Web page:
River Story

From a cleft in sharp rock
in the high country
water emerges from the mountain
to shine on lichen and wet a small stream
where swifts and marmots drink.


Gathering strength and falling,
brown rocks glisten, birds gather,
fish appear in circling eddies,
one stream reaching into another,
merging in deep ravines
to fall out over stone ledges
alive with sunlight and oxygen
into the confluence.


River then bears the weight
rolling great stones along the bottom,
feeding fish on their path home
with herons tall and brooding along the banks.
Hawks circle above the broad stripe of water,
the grasslands alive with rich bottom.


Joined and joining, slopes easing
until the broad flats of sand and silt
where the original people once lived.
Beside painted rock and towering fir,
out onto the broad reach


where the bar meets the sea
in one undaunted wave
with stories of mountain,
crow and coyote, steelhead
and salmon given to the ocean,
ravenous for all the river will tell.




Earth Deep Sighs

Open as the sea to the broad morning
the sky breaks out in turquoise blue.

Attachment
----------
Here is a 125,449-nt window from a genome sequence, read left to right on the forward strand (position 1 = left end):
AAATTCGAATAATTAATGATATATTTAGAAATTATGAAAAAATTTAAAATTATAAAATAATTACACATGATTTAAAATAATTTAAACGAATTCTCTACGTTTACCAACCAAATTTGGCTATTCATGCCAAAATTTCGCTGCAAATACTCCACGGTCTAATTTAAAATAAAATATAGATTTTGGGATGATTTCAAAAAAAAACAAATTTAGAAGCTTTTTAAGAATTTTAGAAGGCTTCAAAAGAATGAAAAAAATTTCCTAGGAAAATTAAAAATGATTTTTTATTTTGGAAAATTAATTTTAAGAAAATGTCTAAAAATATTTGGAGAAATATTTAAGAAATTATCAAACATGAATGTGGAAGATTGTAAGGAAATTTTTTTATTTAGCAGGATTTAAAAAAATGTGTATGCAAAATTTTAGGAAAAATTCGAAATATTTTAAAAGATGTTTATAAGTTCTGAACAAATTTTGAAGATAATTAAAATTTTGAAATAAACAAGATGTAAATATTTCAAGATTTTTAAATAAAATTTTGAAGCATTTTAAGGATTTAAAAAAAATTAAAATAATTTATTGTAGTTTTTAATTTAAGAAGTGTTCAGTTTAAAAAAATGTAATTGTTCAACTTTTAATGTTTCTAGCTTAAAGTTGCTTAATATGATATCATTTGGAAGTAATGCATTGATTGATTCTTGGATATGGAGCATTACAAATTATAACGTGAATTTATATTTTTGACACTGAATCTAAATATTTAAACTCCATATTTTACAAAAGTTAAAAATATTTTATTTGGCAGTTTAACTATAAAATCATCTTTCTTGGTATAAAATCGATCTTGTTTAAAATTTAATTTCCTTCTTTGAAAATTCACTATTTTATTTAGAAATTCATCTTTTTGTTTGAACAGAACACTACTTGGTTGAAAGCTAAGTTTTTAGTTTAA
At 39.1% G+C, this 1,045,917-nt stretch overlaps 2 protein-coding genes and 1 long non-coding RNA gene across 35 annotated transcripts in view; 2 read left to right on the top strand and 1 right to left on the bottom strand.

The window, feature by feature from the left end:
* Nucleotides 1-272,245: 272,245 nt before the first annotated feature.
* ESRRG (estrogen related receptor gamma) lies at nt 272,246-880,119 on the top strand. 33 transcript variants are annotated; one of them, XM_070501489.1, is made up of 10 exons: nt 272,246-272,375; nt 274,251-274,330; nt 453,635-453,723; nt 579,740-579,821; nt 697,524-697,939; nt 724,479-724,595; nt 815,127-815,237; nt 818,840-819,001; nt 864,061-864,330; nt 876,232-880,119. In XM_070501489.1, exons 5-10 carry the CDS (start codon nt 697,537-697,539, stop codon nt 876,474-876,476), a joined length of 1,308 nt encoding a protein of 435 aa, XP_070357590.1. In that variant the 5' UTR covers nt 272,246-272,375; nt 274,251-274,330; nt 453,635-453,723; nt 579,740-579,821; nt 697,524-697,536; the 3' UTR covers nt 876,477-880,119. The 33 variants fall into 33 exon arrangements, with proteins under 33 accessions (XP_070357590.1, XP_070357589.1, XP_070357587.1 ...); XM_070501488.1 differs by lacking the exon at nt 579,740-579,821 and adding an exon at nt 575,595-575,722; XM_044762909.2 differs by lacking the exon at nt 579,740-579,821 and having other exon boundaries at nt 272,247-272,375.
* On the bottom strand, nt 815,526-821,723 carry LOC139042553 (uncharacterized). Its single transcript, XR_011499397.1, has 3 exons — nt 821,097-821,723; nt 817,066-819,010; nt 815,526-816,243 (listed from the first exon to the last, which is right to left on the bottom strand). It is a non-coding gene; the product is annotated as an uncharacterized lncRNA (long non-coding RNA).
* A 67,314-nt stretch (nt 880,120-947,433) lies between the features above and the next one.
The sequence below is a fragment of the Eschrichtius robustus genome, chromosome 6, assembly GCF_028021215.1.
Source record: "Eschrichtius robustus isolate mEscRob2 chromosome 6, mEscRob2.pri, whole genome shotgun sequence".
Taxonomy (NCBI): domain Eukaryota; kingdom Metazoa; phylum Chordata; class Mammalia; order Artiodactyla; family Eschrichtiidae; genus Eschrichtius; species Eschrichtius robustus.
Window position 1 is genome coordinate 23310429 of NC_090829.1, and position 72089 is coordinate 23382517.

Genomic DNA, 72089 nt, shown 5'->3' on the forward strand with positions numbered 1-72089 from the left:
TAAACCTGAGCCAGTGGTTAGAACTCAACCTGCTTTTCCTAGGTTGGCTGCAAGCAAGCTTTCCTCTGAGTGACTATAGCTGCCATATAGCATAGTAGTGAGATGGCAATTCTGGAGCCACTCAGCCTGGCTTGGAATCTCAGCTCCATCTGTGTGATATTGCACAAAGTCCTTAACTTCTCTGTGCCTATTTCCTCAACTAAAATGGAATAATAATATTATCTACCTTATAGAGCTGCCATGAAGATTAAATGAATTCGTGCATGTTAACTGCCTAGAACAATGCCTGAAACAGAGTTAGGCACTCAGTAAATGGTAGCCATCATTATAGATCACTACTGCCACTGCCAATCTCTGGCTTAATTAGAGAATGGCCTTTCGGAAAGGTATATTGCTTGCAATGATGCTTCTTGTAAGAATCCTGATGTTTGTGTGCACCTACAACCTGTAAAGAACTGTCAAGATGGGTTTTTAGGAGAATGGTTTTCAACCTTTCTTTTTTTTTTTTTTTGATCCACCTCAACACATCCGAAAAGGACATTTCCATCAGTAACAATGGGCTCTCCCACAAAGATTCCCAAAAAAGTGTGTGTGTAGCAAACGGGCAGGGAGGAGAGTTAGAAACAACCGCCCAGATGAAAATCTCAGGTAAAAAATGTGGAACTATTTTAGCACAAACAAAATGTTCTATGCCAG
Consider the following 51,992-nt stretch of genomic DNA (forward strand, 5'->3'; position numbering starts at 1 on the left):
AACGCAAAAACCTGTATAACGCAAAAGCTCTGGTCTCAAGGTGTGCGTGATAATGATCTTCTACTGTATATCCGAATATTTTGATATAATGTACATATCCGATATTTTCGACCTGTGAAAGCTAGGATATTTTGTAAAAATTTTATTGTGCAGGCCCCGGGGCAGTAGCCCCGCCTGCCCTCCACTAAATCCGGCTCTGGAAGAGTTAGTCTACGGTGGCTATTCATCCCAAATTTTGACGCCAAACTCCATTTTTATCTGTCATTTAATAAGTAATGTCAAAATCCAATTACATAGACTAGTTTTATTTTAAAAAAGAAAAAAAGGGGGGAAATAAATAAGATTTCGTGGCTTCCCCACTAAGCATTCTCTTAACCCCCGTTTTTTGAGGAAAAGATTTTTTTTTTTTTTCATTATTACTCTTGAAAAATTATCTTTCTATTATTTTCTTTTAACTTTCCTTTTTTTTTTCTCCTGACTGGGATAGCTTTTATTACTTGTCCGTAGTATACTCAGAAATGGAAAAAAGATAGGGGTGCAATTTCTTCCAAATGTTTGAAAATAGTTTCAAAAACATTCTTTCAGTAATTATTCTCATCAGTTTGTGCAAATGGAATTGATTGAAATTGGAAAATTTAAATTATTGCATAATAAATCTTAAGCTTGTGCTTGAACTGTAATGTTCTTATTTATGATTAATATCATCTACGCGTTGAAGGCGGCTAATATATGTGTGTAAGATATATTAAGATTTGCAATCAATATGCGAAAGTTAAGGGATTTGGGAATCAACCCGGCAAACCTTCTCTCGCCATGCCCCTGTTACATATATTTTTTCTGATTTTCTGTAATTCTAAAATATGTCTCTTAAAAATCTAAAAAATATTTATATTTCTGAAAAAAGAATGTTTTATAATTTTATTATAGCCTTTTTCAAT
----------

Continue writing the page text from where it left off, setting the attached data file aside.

Swifts rise and fall, whirl and turn.
Dolphins fish the tideline,
dorsals arcing black against gray water.
Camas wave in bright lit purple
touched by the early breeze.
They live within the tide,
trill through the forest,
seen and unseen
beneath spring green grass,
singing the song of daylight
as the ebb tide rushes south
and earth deep sighs
her born again glory.





Black Feathers

With the sun bright as June,
the land drying but still green,
I’ll launch into the open sky,
find an old crow to hunt with me
and explore the rooftops.
Clouds will ripple in waves of white,
blue warmth open the mountain
to rivers bearing melted snow.
We’ll follow the water,
chase cloud shadows
and I’ll wear black feathers
when crow and I hunt.




We’ll Go Down Singing

The Hollywood cowboys
maybe a few of the real ones
in their big hats and pistols
would go down shooting.
The rangers I know slog
through mud and loneliness,
blanketed by suffering.
Yo y mis amigos
ride the fence lines,
wander into the untamed,
watch shooting stars
and walk through deep snow
to climb the big trees.
You won’t see us in bright lights
nor on the front page.
If you look we won’t be there
unless you stretch your sails
or challenge the mountain.
Listen in the moonlit dark
and you’ll hear us in the distance
calling out like night owls,
determined to go down singing.



photograph by Peter Castonguay